Firefighting tools are available today where members simply puncture the hood (or other areas) with a penetrating nozzle to get to the fire, allowing quick access, cooling and control with increased safety to firefighters. Additionally, lightweight portable foam packs have made application of foam as easy and simple as it ever has been in our business. Trunks, although not normally where the fire is located, and the rear of cars can also present similar problems and hazards to operating firefighters. Other operational considerations include:

  • Protect and block the scene from firefighters being struck (think about lines that come off cross-lays – and the danger of firefighters stretching them out into oncoming traffic).
Photo courtesy of Windsor Locks FD The actual strut that went through the firefighter’s leg, shown with a 12-inch ruler.
Water supply (think about where more water is coming from in your response areas and pre-plan before you have a vehicle or any kind of fire, not when you run out. Based upon highway access, you may have other companies respond to locations off the highway-and stretch you a line). If you can, determine whether the car is powered by gasoline, diesel fuel, liquid natural gas or liquid petroleum gas and cool the tank from a safe distance. Pressure-relief devices may create a blowtorch effect if they operate – if they don’t, you have the potential for a BLEVE (boiling liquid expanding vapor explosion). You may have access to shut the fuel off by a valve located near the storage tank when safe – if not, cool and control the fire and maintain a safe operating area. As at an auto accident, safely stabilize the vehicle as soon as possible. When the incident is under control, there may be advantages to moving apparatus to a safer location within the scene, if initial placement is hazardous.

I am sure someone is reading this right now thinking, “Aw, just pop the hood and put it out.” But they have never had a pressurized energy-absorbing bumper or strut pierce their leg. I would bet that most firefighters who have had struts pierce their legs handle car fires differently today. They learned the hard way – but we can learn the easy way-from them.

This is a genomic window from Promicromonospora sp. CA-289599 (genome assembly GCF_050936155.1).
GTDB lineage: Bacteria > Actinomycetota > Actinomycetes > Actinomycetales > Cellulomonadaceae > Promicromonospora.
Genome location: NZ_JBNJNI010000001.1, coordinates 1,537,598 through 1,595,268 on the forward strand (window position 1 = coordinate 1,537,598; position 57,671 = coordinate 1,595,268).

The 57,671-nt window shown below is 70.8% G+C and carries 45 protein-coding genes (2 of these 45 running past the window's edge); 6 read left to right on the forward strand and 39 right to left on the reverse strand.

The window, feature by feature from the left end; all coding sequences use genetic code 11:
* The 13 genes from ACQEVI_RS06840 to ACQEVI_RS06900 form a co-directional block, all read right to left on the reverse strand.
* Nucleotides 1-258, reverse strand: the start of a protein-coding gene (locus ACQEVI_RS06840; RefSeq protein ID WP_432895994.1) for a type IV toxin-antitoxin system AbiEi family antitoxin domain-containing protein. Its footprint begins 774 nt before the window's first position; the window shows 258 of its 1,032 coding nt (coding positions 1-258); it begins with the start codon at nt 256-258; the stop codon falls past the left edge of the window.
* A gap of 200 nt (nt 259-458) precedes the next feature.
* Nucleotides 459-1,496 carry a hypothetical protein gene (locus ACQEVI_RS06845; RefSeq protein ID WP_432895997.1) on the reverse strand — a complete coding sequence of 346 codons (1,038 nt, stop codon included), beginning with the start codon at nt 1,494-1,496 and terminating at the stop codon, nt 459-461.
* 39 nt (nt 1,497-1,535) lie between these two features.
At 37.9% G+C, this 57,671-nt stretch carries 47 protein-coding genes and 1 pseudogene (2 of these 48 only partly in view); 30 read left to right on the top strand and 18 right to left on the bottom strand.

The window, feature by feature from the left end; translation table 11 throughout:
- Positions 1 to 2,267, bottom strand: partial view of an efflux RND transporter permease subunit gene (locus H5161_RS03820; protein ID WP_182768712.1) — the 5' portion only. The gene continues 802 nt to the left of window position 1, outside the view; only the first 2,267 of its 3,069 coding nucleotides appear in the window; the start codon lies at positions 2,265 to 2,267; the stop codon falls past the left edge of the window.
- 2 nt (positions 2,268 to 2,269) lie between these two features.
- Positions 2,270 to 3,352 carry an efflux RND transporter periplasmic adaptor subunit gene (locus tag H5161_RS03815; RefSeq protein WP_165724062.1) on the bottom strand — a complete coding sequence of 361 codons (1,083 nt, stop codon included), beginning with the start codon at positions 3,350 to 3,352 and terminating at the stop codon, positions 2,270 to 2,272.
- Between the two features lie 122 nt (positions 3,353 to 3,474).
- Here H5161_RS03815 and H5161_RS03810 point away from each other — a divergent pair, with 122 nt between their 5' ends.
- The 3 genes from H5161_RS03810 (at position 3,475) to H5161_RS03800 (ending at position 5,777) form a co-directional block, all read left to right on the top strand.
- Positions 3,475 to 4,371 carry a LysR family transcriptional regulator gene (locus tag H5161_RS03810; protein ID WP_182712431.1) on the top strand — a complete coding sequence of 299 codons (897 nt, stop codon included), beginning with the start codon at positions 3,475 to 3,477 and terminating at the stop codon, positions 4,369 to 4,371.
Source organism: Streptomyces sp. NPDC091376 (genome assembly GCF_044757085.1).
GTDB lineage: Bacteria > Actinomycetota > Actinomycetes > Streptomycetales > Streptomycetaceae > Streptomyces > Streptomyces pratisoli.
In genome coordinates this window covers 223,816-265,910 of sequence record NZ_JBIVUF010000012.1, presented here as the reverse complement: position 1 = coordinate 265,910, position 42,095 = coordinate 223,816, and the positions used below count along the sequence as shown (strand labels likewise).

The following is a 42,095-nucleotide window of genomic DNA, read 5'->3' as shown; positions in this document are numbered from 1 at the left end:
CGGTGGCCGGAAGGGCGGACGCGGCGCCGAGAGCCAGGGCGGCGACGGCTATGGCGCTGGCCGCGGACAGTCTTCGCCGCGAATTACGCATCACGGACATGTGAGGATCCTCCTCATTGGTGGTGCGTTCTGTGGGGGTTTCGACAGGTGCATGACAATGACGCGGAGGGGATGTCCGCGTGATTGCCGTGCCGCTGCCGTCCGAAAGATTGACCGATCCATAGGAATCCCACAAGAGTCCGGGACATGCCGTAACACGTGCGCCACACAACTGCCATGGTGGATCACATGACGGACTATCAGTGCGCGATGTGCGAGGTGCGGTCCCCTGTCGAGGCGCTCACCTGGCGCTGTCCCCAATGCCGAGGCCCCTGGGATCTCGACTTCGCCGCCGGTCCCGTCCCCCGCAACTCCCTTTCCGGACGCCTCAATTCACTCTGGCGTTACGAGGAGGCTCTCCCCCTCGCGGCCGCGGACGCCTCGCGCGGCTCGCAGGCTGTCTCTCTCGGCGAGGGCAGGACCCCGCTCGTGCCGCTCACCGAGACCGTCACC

Firehouse® Magazine’s extrication expert, Ron Moore, reminds us that gas struts are found not only as hood hinges, but can be on vehicles serving as hatchback and lift gate supports. Even convertibles can use pressurized struts as part of their ragtop support structure. No gas struts have any relief device. Their pressure relief operates when they BLEVE.

Without a fire situation, these struts are also a concern during vehicle rescue. They can fly off explosively when cut with extrication tools, just the same as if they had failed during fire conditions. A strut that is extended, meaning that the hood is open, for example, will rupture along the thicker portion of the strut casing when exposed to fire. It is least likely to explode apart when in the extended position. The most explosive failures occur to closed or essentially compressed struts, such as when the hood is closed.

While it may not be possible for most of us to pull up to a car fire and make it suddenly go away, we can take additional measures to ensure that our members are fully protected when operating, that they have plenty of flow to protect them, and that they know the less safe and more safe areas in which to operate.

After all, it’s just a car fire.

Magnesium Explodes During Vehicle Fire

Russell Accardi

On Dec. 2, 2004 Delray Beach, FL, Fire-Rescue firefighters were extinguishing a fire involving a Jeep Cherokee when magnesium reacted with the water, causing an explosion as the firefighters were next to it. The firefighter in the photo was caught in the exploding magnesium, but because he was fully protected by his personal protective equipment, he was not injured. His bunker coat, hood and other components were damaged by the fire. Continuous application of water extinguished the fire, but there were several more reactions before the fire was extinguished.

Photos by Battalion Chief Russell Accardi

William Goldfeder, EFO, a Firehouse® contributing editor, is a 31-year veteran of the fire service. He is a battalion chief with the Loveland-Symmes Fire Department in Ohio, an ISO Class 2 and CAAS-accredited department. Goldfeder has been a chief officer since 1982 and has served on numerous IAFC and NFPA committees, and is a past commissioner with the Commission on Fire Accreditation International. He is a graduate of the Executive Fire Officer Program at the National Fire Academy and is an active writer, speaker and instructor on fire service operational issues. Goldfeder and Gordon Graham host the free and noncommercial firefighter safety & survival website Goldfeder may be contacted at